The weekend papers were particularly rich in subjects to comment on:
* The story Saturday about Layton homeowner Clare B. Niederhauser, who was arrested and charged with reckless endangerment, is drawing a lot of comment on our website, www.standard.net.
Niederhauser was arrested because he used his pistol to take a couple shots at a burglar he saw leaving his house. Several of his neighbors told us they feel he was unjustly busted, because he was just defending his home.
Niederhauser has the right to defend his home, but shooting at a guy who is running away and presenting no physical threat is a no-no. Spraying lead around the neighborhood is even worse.
Police are trained to look beyond who they are shooting at to make sure there's nobody there. People whose weapons training consists of "Dirty Harry" movies might not know how important that is.
Here's the thing: Nobody has any idea where Niederhauser's bullets went. If they had hit a car, or dog, or child, the neighbors supporting Niederhauser might be feeling differently.
* Speaking of guns, a belated shout-out to Rep. Paul Ray, R-Clinton, for trying to clarify the state law on what constitutes "disorderly conduct" when people are carrying guns around in public.
Until the NRA comes up with a system of coded T-shirts so the "bad guys with guns" are easy to spot, we're all better off if people just leave their dangerous toys at home.
* Kudos to Alan Hall for donating $3.5 million to Weber State University to set up a sales education center. Alan and his wife, Jeannie, have used the money they made building and selling MarketStar to pay the community back in more ways than I can count, and this is just one more.
* Monday's "Red and Rover" cartoon referred to Walt Disney's "Donald in Mathmagic Land."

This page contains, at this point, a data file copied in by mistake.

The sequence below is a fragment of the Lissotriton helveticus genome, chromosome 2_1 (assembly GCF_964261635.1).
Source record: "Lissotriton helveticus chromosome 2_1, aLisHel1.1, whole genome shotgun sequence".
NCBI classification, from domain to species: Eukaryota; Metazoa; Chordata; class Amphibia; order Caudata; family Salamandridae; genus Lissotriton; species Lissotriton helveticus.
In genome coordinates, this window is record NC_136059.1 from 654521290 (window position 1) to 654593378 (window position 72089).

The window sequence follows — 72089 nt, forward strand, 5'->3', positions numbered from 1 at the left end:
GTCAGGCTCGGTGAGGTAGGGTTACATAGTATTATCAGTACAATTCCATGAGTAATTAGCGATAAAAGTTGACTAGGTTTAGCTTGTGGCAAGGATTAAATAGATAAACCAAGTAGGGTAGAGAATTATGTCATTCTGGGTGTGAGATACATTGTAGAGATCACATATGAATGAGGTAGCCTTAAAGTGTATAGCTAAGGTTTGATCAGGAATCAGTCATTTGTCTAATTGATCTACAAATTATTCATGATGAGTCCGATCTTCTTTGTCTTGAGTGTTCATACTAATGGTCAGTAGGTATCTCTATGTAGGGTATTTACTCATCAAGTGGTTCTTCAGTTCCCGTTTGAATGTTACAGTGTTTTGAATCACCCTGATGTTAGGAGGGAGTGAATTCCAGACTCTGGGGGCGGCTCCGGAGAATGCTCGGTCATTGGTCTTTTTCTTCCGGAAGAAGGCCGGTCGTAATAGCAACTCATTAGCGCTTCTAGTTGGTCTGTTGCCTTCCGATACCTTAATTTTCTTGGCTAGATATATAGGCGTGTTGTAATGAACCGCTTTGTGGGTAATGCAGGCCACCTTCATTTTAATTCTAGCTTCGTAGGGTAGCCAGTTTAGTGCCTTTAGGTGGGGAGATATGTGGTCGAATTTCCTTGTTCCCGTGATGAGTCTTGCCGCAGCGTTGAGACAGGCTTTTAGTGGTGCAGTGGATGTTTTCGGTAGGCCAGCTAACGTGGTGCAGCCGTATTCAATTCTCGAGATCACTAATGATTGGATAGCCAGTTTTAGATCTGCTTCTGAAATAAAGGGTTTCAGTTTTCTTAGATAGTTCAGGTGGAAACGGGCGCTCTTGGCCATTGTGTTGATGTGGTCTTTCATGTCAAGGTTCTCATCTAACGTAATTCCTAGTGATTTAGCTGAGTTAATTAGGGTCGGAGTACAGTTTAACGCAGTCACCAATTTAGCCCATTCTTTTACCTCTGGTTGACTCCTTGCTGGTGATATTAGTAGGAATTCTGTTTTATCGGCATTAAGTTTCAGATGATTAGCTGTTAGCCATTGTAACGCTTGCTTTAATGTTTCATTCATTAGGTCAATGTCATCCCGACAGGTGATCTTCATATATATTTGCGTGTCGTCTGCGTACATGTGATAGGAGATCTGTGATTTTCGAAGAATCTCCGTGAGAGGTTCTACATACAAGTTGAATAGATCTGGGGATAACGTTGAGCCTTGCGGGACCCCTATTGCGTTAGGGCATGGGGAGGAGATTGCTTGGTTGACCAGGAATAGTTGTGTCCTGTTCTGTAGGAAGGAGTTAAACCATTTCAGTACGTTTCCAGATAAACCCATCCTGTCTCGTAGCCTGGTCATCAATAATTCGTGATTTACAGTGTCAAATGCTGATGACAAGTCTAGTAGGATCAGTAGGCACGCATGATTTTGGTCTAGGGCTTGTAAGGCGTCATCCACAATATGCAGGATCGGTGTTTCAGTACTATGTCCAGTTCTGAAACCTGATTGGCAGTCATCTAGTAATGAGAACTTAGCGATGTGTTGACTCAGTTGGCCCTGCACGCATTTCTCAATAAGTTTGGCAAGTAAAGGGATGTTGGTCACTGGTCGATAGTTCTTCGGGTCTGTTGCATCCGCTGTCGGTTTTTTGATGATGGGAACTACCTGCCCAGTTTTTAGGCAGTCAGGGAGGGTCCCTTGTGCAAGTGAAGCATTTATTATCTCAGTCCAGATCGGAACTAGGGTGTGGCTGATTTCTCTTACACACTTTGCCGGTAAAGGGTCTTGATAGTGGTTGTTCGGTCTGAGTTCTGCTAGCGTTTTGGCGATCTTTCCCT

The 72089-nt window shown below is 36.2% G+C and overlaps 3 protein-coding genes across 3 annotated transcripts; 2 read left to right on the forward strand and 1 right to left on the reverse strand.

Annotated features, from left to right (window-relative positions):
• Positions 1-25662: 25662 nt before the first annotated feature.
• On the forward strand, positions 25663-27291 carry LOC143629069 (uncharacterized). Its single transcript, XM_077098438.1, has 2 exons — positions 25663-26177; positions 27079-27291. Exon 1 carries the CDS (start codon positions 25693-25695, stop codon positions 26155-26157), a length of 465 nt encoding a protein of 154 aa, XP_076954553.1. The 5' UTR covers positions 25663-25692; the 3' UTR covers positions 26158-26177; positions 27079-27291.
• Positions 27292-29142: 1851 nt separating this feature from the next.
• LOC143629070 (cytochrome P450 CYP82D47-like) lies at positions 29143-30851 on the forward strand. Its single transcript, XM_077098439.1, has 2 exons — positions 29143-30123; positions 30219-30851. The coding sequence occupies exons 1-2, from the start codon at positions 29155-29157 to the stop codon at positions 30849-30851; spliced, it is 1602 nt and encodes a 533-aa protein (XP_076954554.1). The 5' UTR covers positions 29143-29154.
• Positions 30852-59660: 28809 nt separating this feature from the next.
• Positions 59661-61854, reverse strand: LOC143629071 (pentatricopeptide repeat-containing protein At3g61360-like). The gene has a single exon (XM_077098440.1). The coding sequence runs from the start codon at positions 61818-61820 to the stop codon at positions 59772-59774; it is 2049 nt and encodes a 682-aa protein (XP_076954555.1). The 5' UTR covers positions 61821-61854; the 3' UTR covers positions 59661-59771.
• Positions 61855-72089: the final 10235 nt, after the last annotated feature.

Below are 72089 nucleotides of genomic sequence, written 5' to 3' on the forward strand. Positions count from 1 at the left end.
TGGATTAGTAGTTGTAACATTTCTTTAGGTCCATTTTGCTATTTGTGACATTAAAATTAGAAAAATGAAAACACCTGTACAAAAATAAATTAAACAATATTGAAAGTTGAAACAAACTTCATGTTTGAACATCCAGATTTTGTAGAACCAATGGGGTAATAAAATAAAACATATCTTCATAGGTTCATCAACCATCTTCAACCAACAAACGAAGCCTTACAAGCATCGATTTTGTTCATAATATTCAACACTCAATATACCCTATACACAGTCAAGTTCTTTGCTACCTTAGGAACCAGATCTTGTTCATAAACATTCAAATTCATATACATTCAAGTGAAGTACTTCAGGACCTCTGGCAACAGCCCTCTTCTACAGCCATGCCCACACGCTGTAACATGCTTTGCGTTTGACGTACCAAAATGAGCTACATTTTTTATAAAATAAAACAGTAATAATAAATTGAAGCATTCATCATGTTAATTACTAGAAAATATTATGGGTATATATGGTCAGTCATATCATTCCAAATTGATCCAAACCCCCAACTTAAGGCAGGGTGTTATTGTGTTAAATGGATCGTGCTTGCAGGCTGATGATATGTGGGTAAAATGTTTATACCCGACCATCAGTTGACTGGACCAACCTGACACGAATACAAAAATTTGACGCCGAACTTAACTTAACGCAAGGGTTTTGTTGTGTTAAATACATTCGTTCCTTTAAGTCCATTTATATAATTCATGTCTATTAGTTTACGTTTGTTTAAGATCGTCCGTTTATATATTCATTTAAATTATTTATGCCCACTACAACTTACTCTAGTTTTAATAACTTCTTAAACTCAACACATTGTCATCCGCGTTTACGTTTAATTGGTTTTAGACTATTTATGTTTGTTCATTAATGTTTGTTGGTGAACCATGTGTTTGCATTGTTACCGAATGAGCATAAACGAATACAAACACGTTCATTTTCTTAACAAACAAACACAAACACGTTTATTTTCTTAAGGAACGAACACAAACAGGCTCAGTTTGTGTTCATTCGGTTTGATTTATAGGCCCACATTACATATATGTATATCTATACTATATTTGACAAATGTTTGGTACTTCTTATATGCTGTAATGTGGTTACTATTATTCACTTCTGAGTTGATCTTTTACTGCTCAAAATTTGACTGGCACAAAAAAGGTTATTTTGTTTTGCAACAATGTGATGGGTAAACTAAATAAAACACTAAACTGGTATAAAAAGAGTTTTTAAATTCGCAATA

I saw that cartoon in the movie theater when it came out in 1959 -- it accompanied "Darby O'Gill and the Little People" -- and always felt it was the perfect blend of entertainment and education. It shows how mathematics applies to all aspects of daily life, including music, nature, building design and art.
A quick computer search shows "Donald in Mathmagic Land" is used in schools today. If any local teachers haven't tried it yet, there are lots of teacher guides and worksheets aimed at fifth- through 10th-grade students. The film all by itself is lots of fun and educational.
* Thanks to Intermountain Healthcare for donating $10,000 to the Midtown Clinic, so the clinic can provide care for 200 more patients discharged from hospital emergency rooms or in-patient psychiatric units.
This is an excellent example of how a little money spent providing care for people who don't have insurance can save huge hospital costs.
Former President George W. Bush and presidential candidate Mitt Romney both said the U.S. doesn't need to broaden health care access because everyone can go to an emergency room and be treated.
Those guys need to talk to a hospital accountant about how much their advice costs.
My recent visit to the McKay-Dee emergency room for pneumonia -- the hour and date left me no option -- cost me and my insurance company $5,000. If a patient lacks insurance, the hospital spreads that cost to all the other patients.
The math is stark: $5,000 for one person, or $10,000 for 200. I will never understand why people who oppose health care reform refuse to see that.
Fortunately, Intermountain Healthcare and Midtown do.